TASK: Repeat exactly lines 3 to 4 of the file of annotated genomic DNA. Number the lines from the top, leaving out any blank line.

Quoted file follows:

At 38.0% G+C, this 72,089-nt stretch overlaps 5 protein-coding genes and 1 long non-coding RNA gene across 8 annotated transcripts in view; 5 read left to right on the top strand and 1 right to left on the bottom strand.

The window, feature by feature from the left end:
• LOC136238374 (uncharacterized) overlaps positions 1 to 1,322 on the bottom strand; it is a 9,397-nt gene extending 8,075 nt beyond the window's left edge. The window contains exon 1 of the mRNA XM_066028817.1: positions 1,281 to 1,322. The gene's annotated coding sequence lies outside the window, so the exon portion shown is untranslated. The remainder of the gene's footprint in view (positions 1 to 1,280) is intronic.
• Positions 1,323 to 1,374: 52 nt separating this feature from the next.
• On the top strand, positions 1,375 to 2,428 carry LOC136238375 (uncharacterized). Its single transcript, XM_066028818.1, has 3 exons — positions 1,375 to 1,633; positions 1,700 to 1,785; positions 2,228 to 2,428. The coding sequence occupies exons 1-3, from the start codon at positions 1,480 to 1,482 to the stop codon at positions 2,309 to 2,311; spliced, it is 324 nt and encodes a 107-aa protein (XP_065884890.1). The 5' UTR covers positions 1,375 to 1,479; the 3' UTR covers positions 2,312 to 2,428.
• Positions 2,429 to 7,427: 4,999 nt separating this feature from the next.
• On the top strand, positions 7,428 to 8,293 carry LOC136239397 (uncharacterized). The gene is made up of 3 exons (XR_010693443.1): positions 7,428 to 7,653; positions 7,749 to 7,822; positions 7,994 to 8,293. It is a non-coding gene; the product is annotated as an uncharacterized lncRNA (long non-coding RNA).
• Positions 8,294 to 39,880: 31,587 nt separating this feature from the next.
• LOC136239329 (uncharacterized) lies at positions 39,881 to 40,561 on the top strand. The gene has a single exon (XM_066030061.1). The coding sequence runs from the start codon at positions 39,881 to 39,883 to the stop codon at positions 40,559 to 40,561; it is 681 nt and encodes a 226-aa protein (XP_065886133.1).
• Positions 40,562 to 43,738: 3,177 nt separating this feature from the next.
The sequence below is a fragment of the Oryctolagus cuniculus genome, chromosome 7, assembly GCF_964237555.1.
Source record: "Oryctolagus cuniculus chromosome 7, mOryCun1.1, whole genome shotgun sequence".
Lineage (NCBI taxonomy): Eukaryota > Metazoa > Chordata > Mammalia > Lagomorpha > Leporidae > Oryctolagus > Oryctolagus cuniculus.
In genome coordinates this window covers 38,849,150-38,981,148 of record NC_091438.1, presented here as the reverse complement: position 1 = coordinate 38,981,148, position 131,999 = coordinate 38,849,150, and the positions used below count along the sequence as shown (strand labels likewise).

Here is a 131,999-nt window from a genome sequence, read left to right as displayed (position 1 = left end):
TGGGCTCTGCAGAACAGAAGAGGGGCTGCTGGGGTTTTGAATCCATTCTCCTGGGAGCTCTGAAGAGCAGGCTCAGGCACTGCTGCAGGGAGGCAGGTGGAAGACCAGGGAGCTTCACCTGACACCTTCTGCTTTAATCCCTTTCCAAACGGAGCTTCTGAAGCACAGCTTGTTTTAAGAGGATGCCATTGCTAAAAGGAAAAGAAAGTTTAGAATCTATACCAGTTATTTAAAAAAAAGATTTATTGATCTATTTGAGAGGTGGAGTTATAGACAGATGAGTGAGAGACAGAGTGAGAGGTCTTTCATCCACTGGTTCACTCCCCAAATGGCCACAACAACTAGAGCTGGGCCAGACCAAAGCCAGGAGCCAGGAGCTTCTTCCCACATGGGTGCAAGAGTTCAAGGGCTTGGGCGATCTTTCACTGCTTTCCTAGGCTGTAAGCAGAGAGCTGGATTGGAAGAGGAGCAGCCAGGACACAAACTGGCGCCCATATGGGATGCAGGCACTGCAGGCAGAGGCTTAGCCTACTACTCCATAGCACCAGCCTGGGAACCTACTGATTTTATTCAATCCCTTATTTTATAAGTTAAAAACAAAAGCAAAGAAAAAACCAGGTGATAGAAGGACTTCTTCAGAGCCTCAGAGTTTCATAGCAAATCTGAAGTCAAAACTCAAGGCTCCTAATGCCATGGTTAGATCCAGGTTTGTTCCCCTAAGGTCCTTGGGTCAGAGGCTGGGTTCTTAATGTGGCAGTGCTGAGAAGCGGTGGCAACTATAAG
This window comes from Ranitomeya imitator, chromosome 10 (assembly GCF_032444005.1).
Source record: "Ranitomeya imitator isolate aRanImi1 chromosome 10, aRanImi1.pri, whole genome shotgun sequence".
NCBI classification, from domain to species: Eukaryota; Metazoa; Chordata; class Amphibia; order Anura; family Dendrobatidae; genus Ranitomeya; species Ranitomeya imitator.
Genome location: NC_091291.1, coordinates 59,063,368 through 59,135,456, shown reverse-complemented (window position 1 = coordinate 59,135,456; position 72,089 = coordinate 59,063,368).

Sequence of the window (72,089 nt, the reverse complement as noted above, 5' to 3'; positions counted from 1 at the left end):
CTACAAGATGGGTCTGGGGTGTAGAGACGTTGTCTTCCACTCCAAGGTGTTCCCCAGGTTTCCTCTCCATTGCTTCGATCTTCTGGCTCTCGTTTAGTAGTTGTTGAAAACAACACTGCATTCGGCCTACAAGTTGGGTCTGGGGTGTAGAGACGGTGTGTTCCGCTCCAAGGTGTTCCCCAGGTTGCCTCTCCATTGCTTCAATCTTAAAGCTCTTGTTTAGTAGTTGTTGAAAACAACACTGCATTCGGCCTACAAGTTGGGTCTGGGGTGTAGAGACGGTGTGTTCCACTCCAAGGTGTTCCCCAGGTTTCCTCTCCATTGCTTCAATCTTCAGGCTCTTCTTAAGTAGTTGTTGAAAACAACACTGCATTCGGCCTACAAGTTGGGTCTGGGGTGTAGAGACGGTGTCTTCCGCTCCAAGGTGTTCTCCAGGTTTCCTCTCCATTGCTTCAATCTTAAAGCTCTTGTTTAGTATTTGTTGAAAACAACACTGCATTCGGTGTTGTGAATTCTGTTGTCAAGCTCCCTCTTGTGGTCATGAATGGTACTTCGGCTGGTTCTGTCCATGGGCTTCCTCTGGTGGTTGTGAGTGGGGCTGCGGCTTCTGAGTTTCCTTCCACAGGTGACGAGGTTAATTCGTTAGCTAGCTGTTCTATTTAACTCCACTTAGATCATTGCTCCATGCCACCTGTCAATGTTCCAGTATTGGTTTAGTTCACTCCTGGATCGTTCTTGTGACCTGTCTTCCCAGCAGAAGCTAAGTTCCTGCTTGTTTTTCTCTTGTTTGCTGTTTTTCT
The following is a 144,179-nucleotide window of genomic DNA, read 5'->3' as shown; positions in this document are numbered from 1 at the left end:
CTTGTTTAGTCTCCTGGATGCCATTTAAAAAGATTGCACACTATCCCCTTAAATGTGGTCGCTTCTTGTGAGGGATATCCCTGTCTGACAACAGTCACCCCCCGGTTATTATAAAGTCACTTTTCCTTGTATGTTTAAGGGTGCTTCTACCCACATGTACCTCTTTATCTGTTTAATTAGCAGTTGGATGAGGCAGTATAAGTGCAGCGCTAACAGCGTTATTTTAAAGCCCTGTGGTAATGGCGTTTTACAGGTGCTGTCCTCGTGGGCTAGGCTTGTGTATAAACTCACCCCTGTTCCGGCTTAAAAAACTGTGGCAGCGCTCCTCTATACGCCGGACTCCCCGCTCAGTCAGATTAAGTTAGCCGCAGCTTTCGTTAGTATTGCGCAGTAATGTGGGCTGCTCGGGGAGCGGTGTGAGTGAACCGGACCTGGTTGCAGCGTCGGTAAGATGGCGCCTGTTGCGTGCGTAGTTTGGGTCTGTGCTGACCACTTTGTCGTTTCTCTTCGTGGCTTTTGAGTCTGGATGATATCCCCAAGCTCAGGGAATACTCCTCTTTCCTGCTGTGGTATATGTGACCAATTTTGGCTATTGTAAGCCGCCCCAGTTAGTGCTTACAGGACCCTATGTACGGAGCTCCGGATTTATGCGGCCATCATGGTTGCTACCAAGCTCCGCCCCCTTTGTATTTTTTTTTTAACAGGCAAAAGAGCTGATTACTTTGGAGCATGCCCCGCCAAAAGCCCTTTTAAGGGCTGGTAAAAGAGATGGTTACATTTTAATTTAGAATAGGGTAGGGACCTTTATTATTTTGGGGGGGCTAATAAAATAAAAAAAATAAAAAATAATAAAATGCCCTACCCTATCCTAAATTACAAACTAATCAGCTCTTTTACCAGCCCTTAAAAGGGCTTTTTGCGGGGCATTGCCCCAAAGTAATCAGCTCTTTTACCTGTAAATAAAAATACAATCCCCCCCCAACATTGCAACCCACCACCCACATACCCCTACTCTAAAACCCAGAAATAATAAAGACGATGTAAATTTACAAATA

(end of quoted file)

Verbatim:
• LOC136238374 (uncharacterized) overlaps positions 1 to 1,322 on the bottom strand; it is a 9,397-nt gene extending 8,075 nt beyond the window's left edge. The window contains exon 1 of the mRNA XM_066028817.1: positions 1,281 to 1,322. The gene's annotated coding sequence lies outside the window, so the exon portion shown is untranslated. The remainder of the gene's footprint in view (positions 1 to 1,280) is intronic.
• Positions 1,323 to 1,374: 52 nt separating this feature from the next.